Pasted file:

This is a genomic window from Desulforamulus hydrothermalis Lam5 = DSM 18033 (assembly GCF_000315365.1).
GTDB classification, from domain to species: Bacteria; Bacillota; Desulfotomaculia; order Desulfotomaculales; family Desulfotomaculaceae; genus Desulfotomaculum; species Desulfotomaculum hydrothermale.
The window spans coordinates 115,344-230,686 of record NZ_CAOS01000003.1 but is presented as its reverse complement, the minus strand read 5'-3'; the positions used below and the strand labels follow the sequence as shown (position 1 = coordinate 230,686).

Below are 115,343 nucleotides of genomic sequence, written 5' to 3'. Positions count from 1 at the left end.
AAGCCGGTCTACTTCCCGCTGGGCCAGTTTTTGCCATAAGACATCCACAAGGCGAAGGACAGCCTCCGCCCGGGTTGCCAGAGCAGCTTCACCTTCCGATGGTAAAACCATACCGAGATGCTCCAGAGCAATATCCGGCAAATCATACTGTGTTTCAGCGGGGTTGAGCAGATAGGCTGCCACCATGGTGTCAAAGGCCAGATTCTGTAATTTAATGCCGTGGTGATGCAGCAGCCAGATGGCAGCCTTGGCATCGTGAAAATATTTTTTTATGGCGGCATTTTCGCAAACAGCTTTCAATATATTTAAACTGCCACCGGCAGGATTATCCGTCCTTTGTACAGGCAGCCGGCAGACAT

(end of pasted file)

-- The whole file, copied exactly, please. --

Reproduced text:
This is a genomic window from Desulforamulus hydrothermalis Lam5 = DSM 18033 (assembly GCF_000315365.1).
GTDB classification, from domain to species: Bacteria; Bacillota; Desulfotomaculia; order Desulfotomaculales; family Desulfotomaculaceae; genus Desulfotomaculum; species Desulfotomaculum hydrothermale.
The window spans coordinates 115,344-230,686 of record NZ_CAOS01000003.1 but is presented as its reverse complement, the minus strand read 5'-3'; the positions used below and the strand labels follow the sequence as shown (position 1 = coordinate 230,686).

Below are 115,343 nucleotides of genomic sequence, written 5' to 3'. Positions count from 1 at the left end.
AAGCCGGTCTACTTCCCGCTGGGCCAGTTTTTGCCATAAGACATCCACAAGGCGAAGGACAGCCTCCGCCCGGGTTGCCAGAGCAGCTTCACCTTCCGATGGTAAAACCATACCGAGATGCTCCAGAGCAATATCCGGCAAATCATACTGTGTTTCAGCGGGGTTGAGCAGATAGGCTGCCACCATGGTGTCAAAGGCCAGATTCTGTAATTTAATGCCGTGGTGATGCAGCAGCCAGATGGCAGCCTTGGCATCGTGAAAATATTTTTTTATGGCGGCATTTTCGCAAACAGCTTTCAATATATTTAAACTGCCACCGGCAGGATTATCCGTCCTTTGTACAGGCAGCCGGCAGACAT